Having a 15-year-old daughter at the best of times can be challenging, add in homeschooling and Covid and we have a whole set of extra dramas and challenges!
My daughter is in her most important school years whilst this Global Pandemic is happening. For her first year of GCSE’s, year 10, she missed 6 months of schooling and for her year 11, so far we have had a firebreak, lockdowns and school groups sent home to self-isolate. All parents and children have had to learn to deal with a mix of normal schooling and online lessons.
As a parent of a child who is now facing anxiety over GCSE’s what can I say and do to reassure her?
How are children viewing the world and what is our role in helping them through this time?
We have all looked at the negatives, the loss of so much education, missed opportunities, worries over colleges and university places but with the right support from parents, relatives, education, and the government these can be addressed.
I have looked at my own daughter, friends’ children, nieces, and nephews and the one thing I have learnt is that children are so resilient. Children view the world with eagerness, and enthusiasm.
Children adapted to the changes due to COVID far easier than adults. They had to cope with home schooling and not seeing friends, but they learnt to adapt and accept. Bedrooms became classrooms, facetime chats, taking part in family quiz nights, making things and going on walks with their family.
“The future generation will be the leaders of tomorrow” – Nelson Mandela.
As parent, grandparents, relatives, or friends, we need to support and ensure the next generation have the emotional and educational tools to build successful futures and a thriving economy for this country.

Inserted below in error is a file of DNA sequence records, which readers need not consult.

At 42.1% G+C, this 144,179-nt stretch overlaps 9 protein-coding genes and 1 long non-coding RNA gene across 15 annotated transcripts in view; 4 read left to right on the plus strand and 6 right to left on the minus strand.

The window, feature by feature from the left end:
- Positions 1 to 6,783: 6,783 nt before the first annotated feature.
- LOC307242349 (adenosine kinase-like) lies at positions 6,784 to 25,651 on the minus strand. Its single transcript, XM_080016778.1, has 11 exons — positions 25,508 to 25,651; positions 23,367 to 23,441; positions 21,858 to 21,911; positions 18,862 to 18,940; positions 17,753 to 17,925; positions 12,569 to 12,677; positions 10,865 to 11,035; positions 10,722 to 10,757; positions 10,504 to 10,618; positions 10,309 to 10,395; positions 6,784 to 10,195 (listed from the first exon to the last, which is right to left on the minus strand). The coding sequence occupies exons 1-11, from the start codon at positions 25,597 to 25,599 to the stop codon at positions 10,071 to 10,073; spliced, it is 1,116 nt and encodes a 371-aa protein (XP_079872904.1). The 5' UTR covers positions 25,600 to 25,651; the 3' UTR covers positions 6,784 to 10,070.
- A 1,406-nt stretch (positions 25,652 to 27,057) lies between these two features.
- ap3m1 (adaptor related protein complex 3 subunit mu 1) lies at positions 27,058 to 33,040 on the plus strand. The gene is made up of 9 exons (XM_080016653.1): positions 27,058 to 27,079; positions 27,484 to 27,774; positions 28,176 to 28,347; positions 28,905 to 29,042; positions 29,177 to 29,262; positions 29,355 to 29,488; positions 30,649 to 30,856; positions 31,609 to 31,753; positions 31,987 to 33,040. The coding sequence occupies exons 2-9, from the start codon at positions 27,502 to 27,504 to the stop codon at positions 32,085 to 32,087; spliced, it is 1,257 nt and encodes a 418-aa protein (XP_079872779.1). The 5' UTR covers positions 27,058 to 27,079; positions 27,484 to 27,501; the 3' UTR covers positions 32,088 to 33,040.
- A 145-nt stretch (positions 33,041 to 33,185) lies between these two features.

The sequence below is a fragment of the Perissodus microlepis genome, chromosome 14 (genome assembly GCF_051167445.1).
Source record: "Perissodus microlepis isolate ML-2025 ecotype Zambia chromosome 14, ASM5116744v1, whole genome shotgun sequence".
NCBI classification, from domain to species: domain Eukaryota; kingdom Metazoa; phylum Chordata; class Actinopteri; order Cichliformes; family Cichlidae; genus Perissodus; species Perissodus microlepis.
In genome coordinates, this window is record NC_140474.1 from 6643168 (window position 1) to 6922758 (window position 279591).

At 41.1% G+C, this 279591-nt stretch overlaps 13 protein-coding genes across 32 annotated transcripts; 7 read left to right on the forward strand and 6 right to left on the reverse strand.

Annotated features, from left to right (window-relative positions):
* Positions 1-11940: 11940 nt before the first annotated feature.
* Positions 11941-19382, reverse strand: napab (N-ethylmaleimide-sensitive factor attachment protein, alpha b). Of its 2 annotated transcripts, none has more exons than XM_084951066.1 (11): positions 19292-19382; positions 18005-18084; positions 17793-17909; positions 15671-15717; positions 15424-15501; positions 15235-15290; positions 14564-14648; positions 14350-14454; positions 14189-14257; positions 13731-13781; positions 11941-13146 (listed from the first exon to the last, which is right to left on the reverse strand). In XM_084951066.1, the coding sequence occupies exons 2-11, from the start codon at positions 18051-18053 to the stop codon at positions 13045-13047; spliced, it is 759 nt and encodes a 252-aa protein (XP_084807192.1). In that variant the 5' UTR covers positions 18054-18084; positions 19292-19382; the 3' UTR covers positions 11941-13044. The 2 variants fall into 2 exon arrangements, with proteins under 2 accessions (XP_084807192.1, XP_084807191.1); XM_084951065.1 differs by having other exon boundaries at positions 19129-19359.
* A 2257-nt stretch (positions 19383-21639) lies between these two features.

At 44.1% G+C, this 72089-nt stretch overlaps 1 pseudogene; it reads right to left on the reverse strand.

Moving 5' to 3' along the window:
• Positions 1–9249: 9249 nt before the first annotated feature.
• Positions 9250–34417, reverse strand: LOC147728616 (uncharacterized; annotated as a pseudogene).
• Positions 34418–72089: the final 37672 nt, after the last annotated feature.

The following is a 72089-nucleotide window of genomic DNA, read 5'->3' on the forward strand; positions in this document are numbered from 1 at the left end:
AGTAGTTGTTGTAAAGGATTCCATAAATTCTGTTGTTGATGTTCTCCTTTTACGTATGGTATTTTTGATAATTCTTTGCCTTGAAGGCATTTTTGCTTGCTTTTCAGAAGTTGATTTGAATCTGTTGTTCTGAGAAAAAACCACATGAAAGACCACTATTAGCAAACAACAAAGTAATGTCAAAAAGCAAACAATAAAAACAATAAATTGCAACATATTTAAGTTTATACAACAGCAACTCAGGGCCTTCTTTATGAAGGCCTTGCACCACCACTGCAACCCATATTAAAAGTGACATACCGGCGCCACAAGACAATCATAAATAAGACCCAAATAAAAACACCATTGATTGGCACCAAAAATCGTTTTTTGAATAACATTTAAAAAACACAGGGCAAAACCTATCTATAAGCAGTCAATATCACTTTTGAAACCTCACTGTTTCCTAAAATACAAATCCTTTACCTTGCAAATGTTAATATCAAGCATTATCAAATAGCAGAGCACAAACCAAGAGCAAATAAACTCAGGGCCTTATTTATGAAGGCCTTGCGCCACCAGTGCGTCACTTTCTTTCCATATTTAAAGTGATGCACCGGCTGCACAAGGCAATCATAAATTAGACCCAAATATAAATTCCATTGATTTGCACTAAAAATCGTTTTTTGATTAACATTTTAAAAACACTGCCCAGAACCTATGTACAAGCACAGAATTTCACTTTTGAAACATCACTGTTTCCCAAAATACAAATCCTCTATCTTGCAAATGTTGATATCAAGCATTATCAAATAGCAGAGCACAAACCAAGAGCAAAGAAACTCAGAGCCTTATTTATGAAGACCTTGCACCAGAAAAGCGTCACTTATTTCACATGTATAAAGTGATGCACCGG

Whilst we cannot ignore what is happening in the world, let’s also celebrate the wonderful acts of kindness, charity and solidarity such as Sir Tom Moore, clapping and celebrating the NHS and our frontline workers, people delivering food packages, Joe Wicks fitness classes and the fun ways celebrities and people around the world have found to entertain us.
We may need to be more patient, show more empathy, provide more of our time, grandparents may need to help parents trying to work from home and home school.
We need to show that there is always hope, hope that the next couple of months and years will be easier. We have learnt to slow down and appreciate what we have more, lets do the same for children, focus on positives rather than negatives.
- Teach them that the glass can be half full, not half empty.
- Teach children that its ok to be scared and emotional and wonder why life cannot just go back to being normal, we as adults have felt the same.
- Tell them it is ok to be angry and frustrated but that its always better to talk and open up when they feel like that.
- We need to teach them that sometimes its ok to feel things are unfair, but we need to also remind them that these feelings will pass and to remember this saying “When it rains, look for rainbows, when its dark, look for the stars”
Life will always throw us curve balls; we just need to be prepared as best as we can. We cannot predict the future unfortunately, but we can put the tools in place to make the ride a bit smoother.
So, when my daughter tells me she is worried about her GCSE’s I am going to do all I can to reassure her. Doing her GCSE’s through this global pandemic has been hard but we will get through it together.
We’ve all got different challenges we face – but sharing ideas and experiences can help. If you know a child going through their exams in the next few months, just reach out and check how they are doing and try and inject a little positivity into their day!